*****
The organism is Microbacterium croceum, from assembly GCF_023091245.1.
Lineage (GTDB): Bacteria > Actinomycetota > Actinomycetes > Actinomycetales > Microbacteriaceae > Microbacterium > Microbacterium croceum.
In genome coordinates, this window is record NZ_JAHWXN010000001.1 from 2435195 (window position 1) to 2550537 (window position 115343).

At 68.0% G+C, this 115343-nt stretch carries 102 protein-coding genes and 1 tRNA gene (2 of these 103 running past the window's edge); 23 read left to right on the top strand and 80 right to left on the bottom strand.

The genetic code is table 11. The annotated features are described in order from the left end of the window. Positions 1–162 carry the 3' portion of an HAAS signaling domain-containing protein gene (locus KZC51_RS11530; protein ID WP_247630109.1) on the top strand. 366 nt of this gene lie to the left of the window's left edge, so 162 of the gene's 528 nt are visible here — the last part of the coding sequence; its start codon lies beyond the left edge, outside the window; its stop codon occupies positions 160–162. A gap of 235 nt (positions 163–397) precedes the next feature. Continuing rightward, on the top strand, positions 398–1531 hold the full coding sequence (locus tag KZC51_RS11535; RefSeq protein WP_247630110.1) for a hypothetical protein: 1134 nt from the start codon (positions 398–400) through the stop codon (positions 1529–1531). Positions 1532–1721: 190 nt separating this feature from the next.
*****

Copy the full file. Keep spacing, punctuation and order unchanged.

The organism is Microbacterium croceum, from assembly GCF_023091245.1.
Lineage (GTDB): Bacteria > Actinomycetota > Actinomycetes > Actinomycetales > Microbacteriaceae > Microbacterium > Microbacterium croceum.
In genome coordinates, this window is record NZ_JAHWXN010000001.1 from 2435195 (window position 1) to 2550537 (window position 115343).

At 68.0% G+C, this 115343-nt stretch carries 102 protein-coding genes and 1 tRNA gene (2 of these 103 running past the window's edge); 23 read left to right on the top strand and 80 right to left on the bottom strand.

The genetic code is table 11. The annotated features are described in order from the left end of the window. Positions 1–162 carry the 3' portion of an HAAS signaling domain-containing protein gene (locus KZC51_RS11530; protein ID WP_247630109.1) on the top strand. 366 nt of this gene lie to the left of the window's left edge, so 162 of the gene's 528 nt are visible here — the last part of the coding sequence; its start codon lies beyond the left edge, outside the window; its stop codon occupies positions 160–162. A gap of 235 nt (positions 163–397) precedes the next feature. Continuing rightward, on the top strand, positions 398–1531 hold the full coding sequence (locus tag KZC51_RS11535; RefSeq protein WP_247630110.1) for a hypothetical protein: 1134 nt from the start codon (positions 398–400) through the stop codon (positions 1529–1531). Positions 1532–1721: 190 nt separating this feature from the next.